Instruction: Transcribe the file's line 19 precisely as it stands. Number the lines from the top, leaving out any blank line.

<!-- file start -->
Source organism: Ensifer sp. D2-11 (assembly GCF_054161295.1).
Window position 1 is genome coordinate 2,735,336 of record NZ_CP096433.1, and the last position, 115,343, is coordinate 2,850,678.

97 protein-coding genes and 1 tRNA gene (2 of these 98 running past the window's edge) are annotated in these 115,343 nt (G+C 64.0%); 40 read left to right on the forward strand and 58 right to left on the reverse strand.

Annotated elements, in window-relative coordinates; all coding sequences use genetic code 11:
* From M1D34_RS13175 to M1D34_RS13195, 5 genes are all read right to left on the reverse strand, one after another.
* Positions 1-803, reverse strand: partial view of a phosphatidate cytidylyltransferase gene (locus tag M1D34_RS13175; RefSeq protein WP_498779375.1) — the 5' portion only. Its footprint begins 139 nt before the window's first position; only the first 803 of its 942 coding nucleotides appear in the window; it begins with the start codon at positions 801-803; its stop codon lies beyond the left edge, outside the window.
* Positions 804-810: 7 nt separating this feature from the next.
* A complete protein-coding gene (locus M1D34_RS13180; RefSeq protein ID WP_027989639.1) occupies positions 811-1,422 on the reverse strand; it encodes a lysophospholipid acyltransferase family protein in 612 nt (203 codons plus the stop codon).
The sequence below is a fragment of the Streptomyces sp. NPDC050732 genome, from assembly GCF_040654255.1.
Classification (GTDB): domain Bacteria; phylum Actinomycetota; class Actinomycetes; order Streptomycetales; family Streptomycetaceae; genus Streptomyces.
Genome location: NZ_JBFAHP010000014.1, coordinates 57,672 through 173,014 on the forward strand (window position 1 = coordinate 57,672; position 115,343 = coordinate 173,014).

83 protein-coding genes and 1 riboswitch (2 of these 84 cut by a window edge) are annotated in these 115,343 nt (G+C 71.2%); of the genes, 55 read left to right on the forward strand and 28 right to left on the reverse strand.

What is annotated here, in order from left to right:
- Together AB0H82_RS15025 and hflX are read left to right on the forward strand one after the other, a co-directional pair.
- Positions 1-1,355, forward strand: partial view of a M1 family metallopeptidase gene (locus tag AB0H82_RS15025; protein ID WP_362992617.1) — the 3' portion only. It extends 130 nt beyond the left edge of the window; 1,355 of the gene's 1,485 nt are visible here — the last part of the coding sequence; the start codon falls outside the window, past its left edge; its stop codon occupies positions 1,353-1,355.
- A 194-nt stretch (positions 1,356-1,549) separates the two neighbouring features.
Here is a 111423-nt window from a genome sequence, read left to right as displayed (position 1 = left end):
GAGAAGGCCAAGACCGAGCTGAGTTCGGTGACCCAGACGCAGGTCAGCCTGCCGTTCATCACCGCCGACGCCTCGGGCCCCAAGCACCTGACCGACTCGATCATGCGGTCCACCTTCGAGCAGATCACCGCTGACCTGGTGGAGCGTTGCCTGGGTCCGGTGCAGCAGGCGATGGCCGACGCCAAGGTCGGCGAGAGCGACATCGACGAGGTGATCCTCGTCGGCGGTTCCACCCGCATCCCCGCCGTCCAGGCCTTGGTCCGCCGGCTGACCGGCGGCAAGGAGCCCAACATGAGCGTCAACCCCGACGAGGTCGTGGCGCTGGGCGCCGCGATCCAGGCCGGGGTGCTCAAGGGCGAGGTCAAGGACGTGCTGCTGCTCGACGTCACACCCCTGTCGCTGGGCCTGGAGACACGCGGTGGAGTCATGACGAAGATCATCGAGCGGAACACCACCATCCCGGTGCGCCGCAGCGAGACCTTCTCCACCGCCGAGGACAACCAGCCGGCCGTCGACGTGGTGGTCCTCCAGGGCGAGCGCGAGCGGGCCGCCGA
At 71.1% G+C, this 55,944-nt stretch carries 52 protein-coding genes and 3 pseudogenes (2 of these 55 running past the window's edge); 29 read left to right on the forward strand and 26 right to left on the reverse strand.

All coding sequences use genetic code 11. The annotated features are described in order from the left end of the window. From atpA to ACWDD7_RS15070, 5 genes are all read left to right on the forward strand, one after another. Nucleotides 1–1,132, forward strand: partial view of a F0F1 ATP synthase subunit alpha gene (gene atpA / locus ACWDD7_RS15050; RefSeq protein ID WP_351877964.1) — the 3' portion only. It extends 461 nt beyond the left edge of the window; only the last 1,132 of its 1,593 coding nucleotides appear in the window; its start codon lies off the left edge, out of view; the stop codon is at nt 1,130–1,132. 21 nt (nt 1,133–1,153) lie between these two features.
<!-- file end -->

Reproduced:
At 71.1% G+C, this 55,944-nt stretch carries 52 protein-coding genes and 3 pseudogenes (2 of these 55 running past the window's edge); 29 read left to right on the forward strand and 26 right to left on the reverse strand.